§ The Secretary of State for Education (Mr. John Patten)
It is vital that parents set out for their children the boundaries between acceptable and unacceptable behaviour and teach them the differences between right and wrong. If parents do not give a lead, then children will not respect them. If there is no respect, then there is no authority. And too many children are entering school with too little respect for authority. Schools must help to reinforce those standards, but teachers alone cannot do the job of parents.
The basic values of decency, self-discipline and respect for others are some of the most important things that we can instill in our children and pass on to them. We must teach children to be responsible parents, and the law provides for that to be done in schools under the Education Reform Act 1988. Today's school children are tomorrow's parents, so that task is vital.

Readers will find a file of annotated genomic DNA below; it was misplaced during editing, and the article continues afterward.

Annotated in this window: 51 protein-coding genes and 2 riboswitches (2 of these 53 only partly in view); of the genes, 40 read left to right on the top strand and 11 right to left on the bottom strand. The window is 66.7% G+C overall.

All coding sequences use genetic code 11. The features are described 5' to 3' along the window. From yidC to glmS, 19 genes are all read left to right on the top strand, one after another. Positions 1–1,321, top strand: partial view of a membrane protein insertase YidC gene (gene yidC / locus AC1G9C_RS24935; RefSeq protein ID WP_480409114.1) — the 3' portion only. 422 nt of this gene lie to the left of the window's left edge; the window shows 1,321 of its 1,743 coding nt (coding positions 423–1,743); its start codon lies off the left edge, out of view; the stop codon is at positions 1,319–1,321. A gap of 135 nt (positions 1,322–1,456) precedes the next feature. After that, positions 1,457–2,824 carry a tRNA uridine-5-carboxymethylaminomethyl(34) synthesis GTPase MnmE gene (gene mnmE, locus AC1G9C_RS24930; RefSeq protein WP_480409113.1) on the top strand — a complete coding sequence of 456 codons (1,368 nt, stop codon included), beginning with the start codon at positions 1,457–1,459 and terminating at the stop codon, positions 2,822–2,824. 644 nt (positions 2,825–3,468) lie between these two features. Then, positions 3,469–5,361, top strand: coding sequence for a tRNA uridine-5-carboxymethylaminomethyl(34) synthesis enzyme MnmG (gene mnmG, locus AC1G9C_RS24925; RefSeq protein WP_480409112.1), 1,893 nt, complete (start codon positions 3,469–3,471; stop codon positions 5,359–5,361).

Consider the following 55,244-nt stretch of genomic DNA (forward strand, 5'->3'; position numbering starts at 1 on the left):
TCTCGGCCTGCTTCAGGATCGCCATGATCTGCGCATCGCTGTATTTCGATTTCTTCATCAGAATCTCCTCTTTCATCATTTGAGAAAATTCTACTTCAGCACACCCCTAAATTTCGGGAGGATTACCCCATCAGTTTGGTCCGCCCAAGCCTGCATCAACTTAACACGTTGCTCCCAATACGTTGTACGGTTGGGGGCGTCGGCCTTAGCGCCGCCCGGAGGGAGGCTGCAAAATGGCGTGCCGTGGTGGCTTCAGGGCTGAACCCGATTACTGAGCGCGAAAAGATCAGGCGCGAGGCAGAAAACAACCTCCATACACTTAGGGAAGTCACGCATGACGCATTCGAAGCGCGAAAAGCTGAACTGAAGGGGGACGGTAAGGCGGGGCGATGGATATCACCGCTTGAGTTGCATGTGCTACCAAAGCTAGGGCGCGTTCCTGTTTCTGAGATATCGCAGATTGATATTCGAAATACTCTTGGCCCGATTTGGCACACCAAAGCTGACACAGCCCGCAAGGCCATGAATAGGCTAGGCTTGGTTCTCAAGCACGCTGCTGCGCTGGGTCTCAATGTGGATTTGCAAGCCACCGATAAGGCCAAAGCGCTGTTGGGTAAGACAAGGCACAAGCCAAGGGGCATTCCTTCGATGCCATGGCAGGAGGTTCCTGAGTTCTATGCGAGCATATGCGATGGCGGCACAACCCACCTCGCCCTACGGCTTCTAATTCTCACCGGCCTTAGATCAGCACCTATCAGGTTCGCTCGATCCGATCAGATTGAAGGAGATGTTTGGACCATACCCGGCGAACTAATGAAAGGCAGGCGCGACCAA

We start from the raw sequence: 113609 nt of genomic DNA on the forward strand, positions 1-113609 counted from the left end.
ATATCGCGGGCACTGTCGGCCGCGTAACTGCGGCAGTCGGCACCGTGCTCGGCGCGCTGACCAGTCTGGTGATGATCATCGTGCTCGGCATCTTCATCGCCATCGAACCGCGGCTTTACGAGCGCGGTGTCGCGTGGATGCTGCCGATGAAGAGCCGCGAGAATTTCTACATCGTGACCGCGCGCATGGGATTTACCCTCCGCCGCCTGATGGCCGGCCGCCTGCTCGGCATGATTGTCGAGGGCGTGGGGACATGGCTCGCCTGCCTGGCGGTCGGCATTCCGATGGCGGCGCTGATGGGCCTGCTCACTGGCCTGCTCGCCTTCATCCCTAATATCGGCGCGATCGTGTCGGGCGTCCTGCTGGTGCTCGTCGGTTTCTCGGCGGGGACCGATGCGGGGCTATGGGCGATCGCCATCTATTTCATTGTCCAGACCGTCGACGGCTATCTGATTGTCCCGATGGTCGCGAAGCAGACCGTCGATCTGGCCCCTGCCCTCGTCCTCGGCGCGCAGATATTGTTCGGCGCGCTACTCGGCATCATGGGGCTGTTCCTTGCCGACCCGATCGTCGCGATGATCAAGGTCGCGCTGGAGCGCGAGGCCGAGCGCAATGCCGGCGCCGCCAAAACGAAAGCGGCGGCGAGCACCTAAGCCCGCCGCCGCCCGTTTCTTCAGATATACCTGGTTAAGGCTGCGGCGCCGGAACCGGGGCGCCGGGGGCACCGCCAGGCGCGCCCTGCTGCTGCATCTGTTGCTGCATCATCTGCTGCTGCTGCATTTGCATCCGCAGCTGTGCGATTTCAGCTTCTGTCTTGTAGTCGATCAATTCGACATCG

I thank my right hon. Friend for that answer, with which I wholly agree. Does he accept, however, that as a result of social changes one in four of 16-year-olds has seen the break-up of the parental home and increasing numbers of children in my constituency never have a father in the home, so there is no paternal example to follow? In seeking ways of educating for parenthood through the school system, will my right hon. Friend bear that in mind? Otherwise, those future parents will have had no example to follow. They desperately need the support of society as a whole.
§ Mr. Patten
Of course I shall reflect carefully on what my hon. Friend, with his characteristic sympathy for people in difficulties, has said, but it is also right that parents should always try to fulfil their responsibilities, however difficult the home circumstances. I sometimes think that the greater use of more school-home contracts would help in that regard.